Clearly, putting them both on the same concert bill might attract potential concertgoers who haven't touched base with either of them - or with their own formerly rebellious selves - in years. Presumably these older, more established fans might also be more willing and able to spring for some of the tour's more exorbitant ticket prices, which range up to $125 at some venues. (Tickets for the Pepsi Arena show, which were still available earlier this week, are modest in comparison, ranging from $35 to $50.) Still, Dylan and Simon are an odd pair. In fact, until this recent rapprochement, there was little concrete evidence that the two even liked each other. The recorded evidence was at best ambiguous or at worst suggested a seething rivalry. Simon's "A Simple Desultory Philippic (Or How I Was Robert McNamara'd Into Submission)" was widely regarded as a spiteful parody of Dylan, notable for the tossed-off comment, "Where's my harmonica, Albert?" -- a sly allusion to Dylan's manager at the time, Albert Grossman. Some believe that Dylan returned the "favor" by recording a version of Simon's "The Boxer" (a song which is thought by some to be a cleverly disguised narrative about Dylan), in which he sang both melody and harmony parts as sort of a one-man Simon and Garfunkel. Dylan has been known, however, to cover other Simon songs in concert or rehearsals, including "Homeward Bound" and "Boy in the Bubble."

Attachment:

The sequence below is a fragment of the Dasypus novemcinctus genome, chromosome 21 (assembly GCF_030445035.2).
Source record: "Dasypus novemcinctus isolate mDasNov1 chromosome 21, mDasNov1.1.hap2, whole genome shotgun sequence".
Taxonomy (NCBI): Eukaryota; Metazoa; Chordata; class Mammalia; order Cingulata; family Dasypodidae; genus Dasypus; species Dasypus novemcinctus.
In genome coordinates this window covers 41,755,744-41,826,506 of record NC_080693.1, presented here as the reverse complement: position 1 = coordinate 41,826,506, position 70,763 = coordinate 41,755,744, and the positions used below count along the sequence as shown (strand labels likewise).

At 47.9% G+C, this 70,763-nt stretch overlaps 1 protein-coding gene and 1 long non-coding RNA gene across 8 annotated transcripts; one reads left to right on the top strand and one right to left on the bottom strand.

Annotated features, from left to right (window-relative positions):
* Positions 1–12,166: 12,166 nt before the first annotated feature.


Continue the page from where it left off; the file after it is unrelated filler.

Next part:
It has widely been assumed that Simon - no slouch of a songwriter himself -- resents the deification of Dylan by fans and critics alike, while on the other hand Dylan can't be too pleased that for all the reverence he has inspired, Simon's record sales - including the string of Top 10 hits he enjoyed with his partner, Art Garfunkel, in the '60s, and as a solo artist in the '70s - dwarf his own.

The differences between the two go beyond mere public perception. Their styles and approaches could not be more opposite. Simon's meticulous approach to recording and performing stand in stark contrast to Dylan's seat-of-the-pants approach. Where Simon labors for months or years in the recording studio, Dylan seemingly can't get out of one fast enough -- much to the dismay of many of his fans. Where Dylan takes his strongest musical cues from America's most deeply-rooted populist musics - the blues, country, gospel, folk - Simon's palette is at once more diverse and more commercial, including world music (he recorded "El Condor Pasa" in 1970), show music, doo wop and classic pop.